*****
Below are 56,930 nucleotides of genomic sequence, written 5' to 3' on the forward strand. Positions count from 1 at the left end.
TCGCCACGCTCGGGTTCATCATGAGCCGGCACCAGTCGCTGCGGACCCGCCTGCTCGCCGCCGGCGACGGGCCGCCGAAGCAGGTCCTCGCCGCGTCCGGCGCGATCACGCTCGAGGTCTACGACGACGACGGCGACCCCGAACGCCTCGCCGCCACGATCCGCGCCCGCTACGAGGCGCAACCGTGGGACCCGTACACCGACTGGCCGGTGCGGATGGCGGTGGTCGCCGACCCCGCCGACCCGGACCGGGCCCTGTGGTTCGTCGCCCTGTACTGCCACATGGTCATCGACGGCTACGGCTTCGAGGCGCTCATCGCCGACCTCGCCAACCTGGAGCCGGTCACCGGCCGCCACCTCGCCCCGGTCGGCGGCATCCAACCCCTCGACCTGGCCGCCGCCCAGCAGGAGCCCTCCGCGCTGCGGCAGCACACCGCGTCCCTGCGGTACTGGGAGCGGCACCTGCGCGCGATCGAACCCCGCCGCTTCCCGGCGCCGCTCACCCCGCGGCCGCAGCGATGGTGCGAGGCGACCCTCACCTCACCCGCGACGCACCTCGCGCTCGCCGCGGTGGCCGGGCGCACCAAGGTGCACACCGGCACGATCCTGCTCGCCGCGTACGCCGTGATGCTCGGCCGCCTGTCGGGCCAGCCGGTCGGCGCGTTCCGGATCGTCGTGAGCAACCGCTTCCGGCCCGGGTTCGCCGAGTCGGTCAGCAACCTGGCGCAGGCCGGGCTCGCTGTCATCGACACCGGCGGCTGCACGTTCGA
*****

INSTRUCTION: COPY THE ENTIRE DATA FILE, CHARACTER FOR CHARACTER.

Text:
Below are 56,930 nucleotides of genomic sequence, written 5' to 3' on the forward strand. Positions count from 1 at the left end.
TCGCCACGCTCGGGTTCATCATGAGCCGGCACCAGTCGCTGCGGACCCGCCTGCTCGCCGCCGGCGACGGGCCGCCGAAGCAGGTCCTCGCCGCGTCCGGCGCGATCACGCTCGAGGTCTACGACGACGACGGCGACCCCGAACGCCTCGCCGCCACGATCCGCGCCCGCTACGAGGCGCAACCGTGGGACCCGTACACCGACTGGCCGGTGCGGATGGCGGTGGTCGCCGACCCCGCCGACCCGGACCGGGCCCTGTGGTTCGTCGCCCTGTACTGCCACATGGTCATCGACGGCTACGGCTTCGAGGCGCTCATCGCCGACCTCGCCAACCTGGAGCCGGTCACCGGCCGCCACCTCGCCCCGGTCGGCGGCATCCAACCCCTCGACCTGGCCGCCGCCCAGCAGGAGCCCTCCGCGCTGCGGCAGCACACCGCGTCCCTGCGGTACTGGGAGCGGCACCTGCGCGCGATCGAACCCCGCCGCTTCCCGGCGCCGCTCACCCCGCGGCCGCAGCGATGGTGCGAGGCGACCCTCACCTCACCCGCGACGCACCTCGCGCTCGCCGCGGTGGCCGGGCGCACCAAGGTGCACACCGGCACGATCCTGCTCGCCGCGTACGCCGTGATGCTCGGCCGCCTGTCGGGCCAGCCGGTCGGCGCGTTCCGGATCGTCGTGAGCAACCGCTTCCGGCCCGGGTTCGCCGAGTCGGTCAGCAACCTGGCGCAGGCCGGGCTCGCTGTCATCGACACCGGCGGCTGCACGTTCGA